- 6 Stages
- Signs and Symptoms
- Related Resources
Lupus nephritis (inflammation of the kidney) is an autoimmune, chronic kidney disease in which the immune system attacks the body’s cells and tissues. It is a serious complication of systemic lupus erythematosus (SLE), an autoimmune disease affecting the skin, joints, kidneys, and brain.
- Lupus nephritis affects millions of people worldwide and is more common in women than in men and people of African and Asian ethnicities.
- Lupus nephritis may lead to kidney inflammation, and swelling of the blood vessels, resulting in hematuria (blood in the urine), proteinuria (protein in the urine), elevated blood pressure, impaired kidney function, and eventually, kidney failure.
- Exams and tests include urine tests, blood tests, and a kidney biopsy.
- Early diagnosis and prompt treatment may help protect the kidneys.
- The life expectancy of lupus nephritis depends on the severity of the symptoms and immune response to medications. With proper treatment, maintaining a healthy lifestyle and regular follow-ups, 80 to 90 percent of people with lupus nephritis are expected to live for the average lifespan.
- Lupus may be life-threatening for people with a severe flare-up of the disease. Some may require renal transplantation to lead a relatively normal life.
What causes lupus nephritis?
The cause of lupus nephritis is unknown, but it is speculated that multiple factors, such as infections, viruses, abnormal immune response to an indolent infection, toxic chemicals, or pollutants, may play a key role in developing the disease.
What are the stages of lupus nephritis? 6 Stages
A system developed by the World Health Organization (WHO) in 1964 to classify lupus nephritis is revised by the International Society of Nephrology (ISN) and the Renal Pathology Society (RPS) in 2003.
The 6 stages of lupus nephritis include:
- Class I: Minimal mesangial lupus nephritis.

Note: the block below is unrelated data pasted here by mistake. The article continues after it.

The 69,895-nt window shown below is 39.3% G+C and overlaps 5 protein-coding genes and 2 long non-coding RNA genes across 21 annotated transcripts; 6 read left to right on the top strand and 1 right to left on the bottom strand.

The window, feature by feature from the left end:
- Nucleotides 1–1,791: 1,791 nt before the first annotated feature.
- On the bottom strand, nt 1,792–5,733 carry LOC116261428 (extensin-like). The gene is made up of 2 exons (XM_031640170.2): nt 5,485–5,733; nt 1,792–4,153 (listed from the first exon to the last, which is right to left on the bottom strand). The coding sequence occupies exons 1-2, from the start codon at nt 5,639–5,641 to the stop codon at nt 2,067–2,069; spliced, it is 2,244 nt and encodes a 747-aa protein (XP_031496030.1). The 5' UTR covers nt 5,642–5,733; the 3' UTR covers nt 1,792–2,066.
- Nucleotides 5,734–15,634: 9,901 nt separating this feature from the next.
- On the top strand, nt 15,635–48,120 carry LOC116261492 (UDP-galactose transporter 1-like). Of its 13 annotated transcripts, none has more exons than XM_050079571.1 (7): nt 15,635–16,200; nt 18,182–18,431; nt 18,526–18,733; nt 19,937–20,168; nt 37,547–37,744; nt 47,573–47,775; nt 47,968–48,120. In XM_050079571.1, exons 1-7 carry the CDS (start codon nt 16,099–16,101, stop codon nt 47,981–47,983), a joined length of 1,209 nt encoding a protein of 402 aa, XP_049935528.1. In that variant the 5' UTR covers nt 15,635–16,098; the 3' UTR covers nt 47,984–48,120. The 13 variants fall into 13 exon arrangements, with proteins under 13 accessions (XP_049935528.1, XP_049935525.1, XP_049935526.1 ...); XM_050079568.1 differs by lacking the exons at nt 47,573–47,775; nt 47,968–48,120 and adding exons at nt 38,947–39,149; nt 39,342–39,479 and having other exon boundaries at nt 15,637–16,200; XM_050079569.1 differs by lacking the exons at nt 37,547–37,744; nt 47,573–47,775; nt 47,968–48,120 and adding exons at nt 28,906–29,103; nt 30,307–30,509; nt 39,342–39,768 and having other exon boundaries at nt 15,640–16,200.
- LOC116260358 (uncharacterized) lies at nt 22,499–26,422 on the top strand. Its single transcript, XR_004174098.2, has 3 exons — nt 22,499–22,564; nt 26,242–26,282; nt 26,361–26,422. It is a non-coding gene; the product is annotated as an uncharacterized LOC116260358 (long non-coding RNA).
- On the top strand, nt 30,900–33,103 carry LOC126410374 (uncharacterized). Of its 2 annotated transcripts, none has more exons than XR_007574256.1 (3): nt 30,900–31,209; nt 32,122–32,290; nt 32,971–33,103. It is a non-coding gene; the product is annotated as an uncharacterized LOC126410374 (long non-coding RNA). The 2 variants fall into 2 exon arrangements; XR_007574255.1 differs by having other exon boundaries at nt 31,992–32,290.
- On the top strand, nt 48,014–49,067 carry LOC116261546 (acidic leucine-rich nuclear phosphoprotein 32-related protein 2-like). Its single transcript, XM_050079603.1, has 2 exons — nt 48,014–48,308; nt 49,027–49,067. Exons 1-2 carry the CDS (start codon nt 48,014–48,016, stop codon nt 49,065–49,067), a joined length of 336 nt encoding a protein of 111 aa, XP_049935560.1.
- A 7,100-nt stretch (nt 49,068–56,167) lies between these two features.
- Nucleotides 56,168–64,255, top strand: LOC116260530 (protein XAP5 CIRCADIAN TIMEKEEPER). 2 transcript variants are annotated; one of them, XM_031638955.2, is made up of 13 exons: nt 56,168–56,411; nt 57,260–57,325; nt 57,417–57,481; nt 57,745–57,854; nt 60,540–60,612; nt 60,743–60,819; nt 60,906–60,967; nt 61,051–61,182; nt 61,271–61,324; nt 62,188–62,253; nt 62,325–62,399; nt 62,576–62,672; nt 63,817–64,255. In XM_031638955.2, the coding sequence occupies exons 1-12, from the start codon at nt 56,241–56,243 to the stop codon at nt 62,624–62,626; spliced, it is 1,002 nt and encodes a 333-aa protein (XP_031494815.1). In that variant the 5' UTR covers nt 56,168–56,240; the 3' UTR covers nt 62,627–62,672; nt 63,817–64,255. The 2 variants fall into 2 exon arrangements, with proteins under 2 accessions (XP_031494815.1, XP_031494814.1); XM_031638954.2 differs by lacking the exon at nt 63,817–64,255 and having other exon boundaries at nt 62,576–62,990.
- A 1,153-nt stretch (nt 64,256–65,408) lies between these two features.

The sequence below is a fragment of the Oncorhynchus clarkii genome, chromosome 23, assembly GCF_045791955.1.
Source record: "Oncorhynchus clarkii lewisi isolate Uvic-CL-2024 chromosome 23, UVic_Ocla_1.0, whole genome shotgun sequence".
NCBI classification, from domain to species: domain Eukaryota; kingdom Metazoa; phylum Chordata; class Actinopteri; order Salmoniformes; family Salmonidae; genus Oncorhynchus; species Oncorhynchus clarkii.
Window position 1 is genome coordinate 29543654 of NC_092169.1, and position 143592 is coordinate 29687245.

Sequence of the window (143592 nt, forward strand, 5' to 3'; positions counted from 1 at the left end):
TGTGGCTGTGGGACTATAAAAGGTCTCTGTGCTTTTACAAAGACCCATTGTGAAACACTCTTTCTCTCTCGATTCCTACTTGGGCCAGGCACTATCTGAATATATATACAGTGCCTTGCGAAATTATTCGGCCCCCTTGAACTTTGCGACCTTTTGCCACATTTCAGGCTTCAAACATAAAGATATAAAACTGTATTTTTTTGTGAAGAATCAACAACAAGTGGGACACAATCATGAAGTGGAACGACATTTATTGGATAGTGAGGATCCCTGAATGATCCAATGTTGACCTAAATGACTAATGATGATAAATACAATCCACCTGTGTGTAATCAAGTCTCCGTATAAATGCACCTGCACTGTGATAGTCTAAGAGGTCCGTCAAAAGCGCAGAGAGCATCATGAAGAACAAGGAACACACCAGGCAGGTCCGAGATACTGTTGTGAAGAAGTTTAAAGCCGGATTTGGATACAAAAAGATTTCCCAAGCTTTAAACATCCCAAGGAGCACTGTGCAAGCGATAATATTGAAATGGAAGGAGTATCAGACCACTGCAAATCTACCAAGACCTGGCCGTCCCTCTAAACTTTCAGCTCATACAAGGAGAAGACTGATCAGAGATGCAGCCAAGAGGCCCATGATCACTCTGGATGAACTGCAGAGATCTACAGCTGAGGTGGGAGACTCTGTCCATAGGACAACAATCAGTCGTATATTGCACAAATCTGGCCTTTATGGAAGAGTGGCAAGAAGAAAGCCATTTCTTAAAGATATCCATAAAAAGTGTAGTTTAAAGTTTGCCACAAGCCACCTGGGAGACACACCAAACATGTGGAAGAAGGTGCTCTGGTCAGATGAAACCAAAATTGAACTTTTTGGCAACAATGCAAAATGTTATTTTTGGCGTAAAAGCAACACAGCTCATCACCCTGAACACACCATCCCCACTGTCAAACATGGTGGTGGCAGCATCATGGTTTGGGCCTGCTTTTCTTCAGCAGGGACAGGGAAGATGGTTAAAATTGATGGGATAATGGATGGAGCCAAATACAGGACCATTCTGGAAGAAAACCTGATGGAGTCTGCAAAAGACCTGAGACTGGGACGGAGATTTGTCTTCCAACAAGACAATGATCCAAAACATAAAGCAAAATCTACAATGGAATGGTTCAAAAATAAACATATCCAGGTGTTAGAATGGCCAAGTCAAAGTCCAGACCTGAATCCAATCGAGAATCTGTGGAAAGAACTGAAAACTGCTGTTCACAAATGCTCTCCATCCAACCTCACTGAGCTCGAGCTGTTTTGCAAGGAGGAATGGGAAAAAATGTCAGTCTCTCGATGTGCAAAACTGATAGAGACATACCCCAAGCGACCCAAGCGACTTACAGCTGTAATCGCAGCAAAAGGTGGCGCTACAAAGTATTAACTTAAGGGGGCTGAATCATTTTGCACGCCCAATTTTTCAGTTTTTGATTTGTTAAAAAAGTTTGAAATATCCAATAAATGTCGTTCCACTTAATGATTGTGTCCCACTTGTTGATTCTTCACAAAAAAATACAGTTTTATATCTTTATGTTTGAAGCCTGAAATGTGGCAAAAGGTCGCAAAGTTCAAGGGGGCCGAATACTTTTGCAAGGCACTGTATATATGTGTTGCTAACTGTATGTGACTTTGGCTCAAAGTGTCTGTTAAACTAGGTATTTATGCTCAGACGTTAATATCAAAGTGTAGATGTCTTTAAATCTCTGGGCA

- Class II: Mesangial proliferative lupus nephritis.
- Class III: Focal lupus nephritis (active and chronic, proliferative, and sclerosing).
- Class IV: Diffuse lupus nephritis (active and chronic, proliferative and sclerosing, segmental, and global).
- Class V: Membranous lupus nephritis.
- Class VI: Advanced sclerosis lupus nephritis.
What are the signs and symptoms of lupus nephritis?
The most common signs and symptoms of lupus nephritis include:
- Foamy or frothy urine
- Swelling of the legs, feet, and ankles
- Swelling of face or hands
- Increased frequency or urgency to urinate, especially at night
- High blood pressure
- Arthritis (pain in the joints)
- Weight gain
- Muscle pain
- Pyrexia (fever of unknown origin)
- Red rash on the face across the nose and cheeks called a butterfly rash
IMAGESBrowse our medical image collection to see of photos of autoimmune, vascular, and other systemic conditions See Images
How is lupus nephritis diagnosed?
The doctor will analyze your medical history, perform a physical examination, and recommend certain tests, such as:
- Urine test: A sample is collected to look for the presence of blood and protein in the urine.
- Blood test:
- Kidney biopsy: A procedure involving ultrasound or computed tomography scan guidance to scrape a small piece of kidney tissue to be examined under a microscope to analyze signs of damage.